Figures I have looked up to as old men when I was in my thirties and forties are gone now. Poets and tradition bearers, musicians... People close to me have gone, too, several before their time. This is the state of getting older. It's part of the preparation, I suppose.
Time sits, I sometimes think, like a moving column of vapour, about any given place. The things that happened there, what was thought or felt, all spirals like some kind of blind spring. The past is immanent, if only imperfectly reachable. I have lived in places where I could sense what the land felt in its waters. Sometimes, it's almost an ecstatic practice. Occasionally, it is excruciating. But I digress.
This poem is echoes of times, places and people who have passed. Some well remembered, others only sensed. They now merge and don't merge, spiraling in those columns of vapourous memory above their places. Even the well-remembered past can only live partially in our memories. So much of it belongs to place.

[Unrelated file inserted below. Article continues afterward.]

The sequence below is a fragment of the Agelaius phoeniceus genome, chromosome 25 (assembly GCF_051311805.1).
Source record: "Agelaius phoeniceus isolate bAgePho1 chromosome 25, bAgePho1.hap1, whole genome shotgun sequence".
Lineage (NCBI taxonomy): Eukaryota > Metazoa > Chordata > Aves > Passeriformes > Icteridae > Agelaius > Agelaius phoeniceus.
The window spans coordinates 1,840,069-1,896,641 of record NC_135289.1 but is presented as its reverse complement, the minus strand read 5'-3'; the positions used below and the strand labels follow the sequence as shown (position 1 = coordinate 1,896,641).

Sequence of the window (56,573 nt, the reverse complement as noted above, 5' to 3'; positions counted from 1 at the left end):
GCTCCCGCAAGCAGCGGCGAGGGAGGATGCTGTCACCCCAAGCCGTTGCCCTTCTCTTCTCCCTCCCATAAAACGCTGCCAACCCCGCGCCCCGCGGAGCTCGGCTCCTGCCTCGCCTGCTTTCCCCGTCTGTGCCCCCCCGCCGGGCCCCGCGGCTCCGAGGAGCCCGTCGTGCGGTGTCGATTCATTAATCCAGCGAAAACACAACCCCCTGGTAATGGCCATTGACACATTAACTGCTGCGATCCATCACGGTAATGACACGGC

My elders are becoming my ancestors now.
It doesn't happen all at once, or on the day they die.
They first must be purified like silver in the fire
A process which is not painful, but necessary.
Slowly they move from the tumbled houses,
Determinedly they step from the photograph pages
To build anew that which was lost,
That which was gained, but could not be held.
Dreamily they drift from their country upbringings
And their suburban upbringings among the roses.
Drift toward halls of learning and drinking establishments,
Smoke filled back rooms of pubs where poets rant.
They drift toward the beaches to collect the seaweed
And toward the moors to cut the peats.
They crack shells and hunt deer
And journey by horseback or coracle.
They sing in folk clubs and work in banks,
Emigrate to Canada or move down south.
They drink too much and rest too little
And then they are gone.
And there's me, always late to the party,
The last to hear today's news.
Nosing around in the past I miss the big event,
But unearth some old treasure.
When I look up, I find my elders have all left.
I shake my head in wonder. Was it always thus?
One day you look around, they've left you the house.
You walk the corridors, you try the beds.
Aeons and aeons pass, I am becoming the elder,
I am becoming the child.
I drift toward my elders, I follow the stream of their poesy,
A strong stream, through the hills of memory.